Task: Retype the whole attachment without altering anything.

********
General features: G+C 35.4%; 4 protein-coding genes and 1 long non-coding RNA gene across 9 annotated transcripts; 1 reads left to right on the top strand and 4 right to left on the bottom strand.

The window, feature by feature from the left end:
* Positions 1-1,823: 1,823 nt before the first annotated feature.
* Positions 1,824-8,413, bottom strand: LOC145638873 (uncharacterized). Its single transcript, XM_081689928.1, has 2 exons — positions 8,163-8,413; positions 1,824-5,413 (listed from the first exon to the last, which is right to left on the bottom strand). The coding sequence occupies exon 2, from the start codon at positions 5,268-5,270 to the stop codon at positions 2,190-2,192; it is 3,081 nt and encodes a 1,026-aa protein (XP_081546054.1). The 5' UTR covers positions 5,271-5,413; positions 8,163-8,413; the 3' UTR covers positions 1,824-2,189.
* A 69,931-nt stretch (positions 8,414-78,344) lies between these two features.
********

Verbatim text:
General features: G+C 35.4%; 4 protein-coding genes and 1 long non-coding RNA gene across 9 annotated transcripts; 1 reads left to right on the top strand and 4 right to left on the bottom strand.

The window, feature by feature from the left end:
* Positions 1-1,823: 1,823 nt before the first annotated feature.
* Positions 1,824-8,413, bottom strand: LOC145638873 (uncharacterized). Its single transcript, XM_081689928.1, has 2 exons — positions 8,163-8,413; positions 1,824-5,413 (listed from the first exon to the last, which is right to left on the bottom strand). The coding sequence occupies exon 2, from the start codon at positions 5,268-5,270 to the stop codon at positions 2,190-2,192; it is 3,081 nt and encodes a 1,026-aa protein (XP_081546054.1). The 5' UTR covers positions 5,271-5,413; positions 8,163-8,413; the 3' UTR covers positions 1,824-2,189.
* A 69,931-nt stretch (positions 8,414-78,344) lies between these two features.